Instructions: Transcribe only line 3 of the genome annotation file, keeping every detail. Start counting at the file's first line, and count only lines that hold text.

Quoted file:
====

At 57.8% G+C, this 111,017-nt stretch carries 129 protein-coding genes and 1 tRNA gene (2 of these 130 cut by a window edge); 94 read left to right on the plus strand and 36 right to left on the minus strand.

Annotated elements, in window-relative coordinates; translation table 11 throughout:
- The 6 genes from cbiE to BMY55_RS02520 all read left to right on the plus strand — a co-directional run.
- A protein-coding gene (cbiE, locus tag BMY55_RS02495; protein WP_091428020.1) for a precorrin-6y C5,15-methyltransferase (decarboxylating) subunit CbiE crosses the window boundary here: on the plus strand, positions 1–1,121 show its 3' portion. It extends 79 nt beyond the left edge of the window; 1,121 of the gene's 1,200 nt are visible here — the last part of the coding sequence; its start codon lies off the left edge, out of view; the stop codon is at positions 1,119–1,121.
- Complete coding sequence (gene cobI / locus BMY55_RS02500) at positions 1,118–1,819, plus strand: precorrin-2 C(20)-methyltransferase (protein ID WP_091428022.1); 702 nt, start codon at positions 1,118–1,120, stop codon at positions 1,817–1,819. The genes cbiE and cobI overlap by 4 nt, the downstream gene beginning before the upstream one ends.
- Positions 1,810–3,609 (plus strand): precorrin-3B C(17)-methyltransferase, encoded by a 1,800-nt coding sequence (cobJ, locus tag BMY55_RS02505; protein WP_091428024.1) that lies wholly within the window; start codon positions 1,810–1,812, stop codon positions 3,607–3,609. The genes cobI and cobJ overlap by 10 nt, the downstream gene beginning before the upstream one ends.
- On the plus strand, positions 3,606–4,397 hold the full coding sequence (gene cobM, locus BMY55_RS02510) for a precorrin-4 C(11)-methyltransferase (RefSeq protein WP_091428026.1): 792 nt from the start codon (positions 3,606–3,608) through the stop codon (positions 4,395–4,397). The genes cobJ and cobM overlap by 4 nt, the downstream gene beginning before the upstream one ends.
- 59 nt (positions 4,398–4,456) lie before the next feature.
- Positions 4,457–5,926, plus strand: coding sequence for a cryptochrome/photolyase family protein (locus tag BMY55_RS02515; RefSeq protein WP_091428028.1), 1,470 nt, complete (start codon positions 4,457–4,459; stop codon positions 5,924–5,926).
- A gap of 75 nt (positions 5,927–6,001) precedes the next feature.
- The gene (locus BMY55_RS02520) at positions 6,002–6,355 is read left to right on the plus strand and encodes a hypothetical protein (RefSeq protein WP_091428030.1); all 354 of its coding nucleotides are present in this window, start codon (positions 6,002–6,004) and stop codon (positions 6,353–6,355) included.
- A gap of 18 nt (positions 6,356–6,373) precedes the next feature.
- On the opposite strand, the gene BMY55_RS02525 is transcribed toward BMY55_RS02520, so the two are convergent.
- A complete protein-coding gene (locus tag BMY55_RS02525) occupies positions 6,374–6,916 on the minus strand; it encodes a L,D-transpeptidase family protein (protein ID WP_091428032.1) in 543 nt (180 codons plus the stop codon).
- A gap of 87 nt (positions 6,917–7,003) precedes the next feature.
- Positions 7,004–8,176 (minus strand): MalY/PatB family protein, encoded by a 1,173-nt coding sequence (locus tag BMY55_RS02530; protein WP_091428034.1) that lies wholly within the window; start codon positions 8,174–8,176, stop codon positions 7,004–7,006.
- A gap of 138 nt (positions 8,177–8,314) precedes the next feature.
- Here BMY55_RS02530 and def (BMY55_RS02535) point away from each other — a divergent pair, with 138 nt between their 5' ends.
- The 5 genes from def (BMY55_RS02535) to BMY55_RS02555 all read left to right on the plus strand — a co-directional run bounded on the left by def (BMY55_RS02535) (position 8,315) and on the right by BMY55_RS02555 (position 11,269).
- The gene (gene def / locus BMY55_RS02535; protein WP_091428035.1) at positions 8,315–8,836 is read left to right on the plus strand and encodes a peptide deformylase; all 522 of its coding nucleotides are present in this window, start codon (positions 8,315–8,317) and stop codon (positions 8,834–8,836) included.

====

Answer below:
- The 6 genes from cbiE to BMY55_RS02520 all read left to right on the plus strand — a co-directional run.